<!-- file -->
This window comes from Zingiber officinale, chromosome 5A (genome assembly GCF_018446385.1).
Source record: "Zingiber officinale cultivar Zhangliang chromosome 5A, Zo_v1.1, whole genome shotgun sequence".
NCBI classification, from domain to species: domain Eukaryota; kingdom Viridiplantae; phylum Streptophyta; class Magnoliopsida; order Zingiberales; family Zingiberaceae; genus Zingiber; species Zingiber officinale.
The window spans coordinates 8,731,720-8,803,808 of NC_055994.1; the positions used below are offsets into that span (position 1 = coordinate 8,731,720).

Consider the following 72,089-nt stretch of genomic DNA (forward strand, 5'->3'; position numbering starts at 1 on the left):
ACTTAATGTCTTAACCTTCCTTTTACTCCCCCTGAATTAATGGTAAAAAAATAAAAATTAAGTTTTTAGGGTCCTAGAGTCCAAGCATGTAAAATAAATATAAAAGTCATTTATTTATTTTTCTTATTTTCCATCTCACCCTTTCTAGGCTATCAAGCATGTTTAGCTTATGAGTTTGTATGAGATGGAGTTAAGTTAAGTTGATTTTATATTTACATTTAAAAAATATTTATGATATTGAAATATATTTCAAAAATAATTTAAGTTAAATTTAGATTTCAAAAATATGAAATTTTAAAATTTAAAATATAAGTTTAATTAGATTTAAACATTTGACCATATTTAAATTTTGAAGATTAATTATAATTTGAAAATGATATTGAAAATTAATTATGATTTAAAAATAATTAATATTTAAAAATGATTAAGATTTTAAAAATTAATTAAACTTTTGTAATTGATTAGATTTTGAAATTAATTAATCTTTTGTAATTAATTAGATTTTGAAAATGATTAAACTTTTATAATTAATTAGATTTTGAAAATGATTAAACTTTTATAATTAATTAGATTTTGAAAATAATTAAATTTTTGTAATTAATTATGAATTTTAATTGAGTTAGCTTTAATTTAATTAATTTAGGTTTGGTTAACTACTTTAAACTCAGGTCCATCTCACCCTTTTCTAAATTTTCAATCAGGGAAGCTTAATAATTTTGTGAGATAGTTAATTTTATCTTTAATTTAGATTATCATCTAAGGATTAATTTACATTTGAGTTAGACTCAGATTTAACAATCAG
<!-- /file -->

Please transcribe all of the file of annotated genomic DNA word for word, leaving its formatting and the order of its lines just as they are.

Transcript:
This window comes from Zingiber officinale, chromosome 5A (genome assembly GCF_018446385.1).
Source record: "Zingiber officinale cultivar Zhangliang chromosome 5A, Zo_v1.1, whole genome shotgun sequence".
NCBI classification, from domain to species: domain Eukaryota; kingdom Viridiplantae; phylum Streptophyta; class Magnoliopsida; order Zingiberales; family Zingiberaceae; genus Zingiber; species Zingiber officinale.
The window spans coordinates 8,731,720-8,803,808 of NC_055994.1; the positions used below are offsets into that span (position 1 = coordinate 8,731,720).

Consider the following 72,089-nt stretch of genomic DNA (forward strand, 5'->3'; position numbering starts at 1 on the left):
ACTTAATGTCTTAACCTTCCTTTTACTCCCCCTGAATTAATGGTAAAAAAATAAAAATTAAGTTTTTAGGGTCCTAGAGTCCAAGCATGTAAAATAAATATAAAAGTCATTTATTTATTTTTCTTATTTTCCATCTCACCCTTTCTAGGCTATCAAGCATGTTTAGCTTATGAGTTTGTATGAGATGGAGTTAAGTTAAGTTGATTTTATATTTACATTTAAAAAATATTTATGATATTGAAATATATTTCAAAAATAATTTAAGTTAAATTTAGATTTCAAAAATATGAAATTTTAAAATTTAAAATATAAGTTTAATTAGATTTAAACATTTGACCATATTTAAATTTTGAAGATTAATTATAATTTGAAAATGATATTGAAAATTAATTATGATTTAAAAATAATTAATATTTAAAAATGATTAAGATTTTAAAAATTAATTAAACTTTTGTAATTGATTAGATTTTGAAATTAATTAATCTTTTGTAATTAATTAGATTTTGAAAATGATTAAACTTTTATAATTAATTAGATTTTGAAAATGATTAAACTTTTATAATTAATTAGATTTTGAAAATAATTAAATTTTTGTAATTAATTATGAATTTTAATTGAGTTAGCTTTAATTTAATTAATTTAGGTTTGGTTAACTACTTTAAACTCAGGTCCATCTCACCCTTTTCTAAATTTTCAATCAGGGAAGCTTAATAATTTTGTGAGATAGTTAATTTTATCTTTAATTTAGATTATCATCTAAGGATTAATTTACATTTGAGTTAGACTCAGATTTAACAATCAG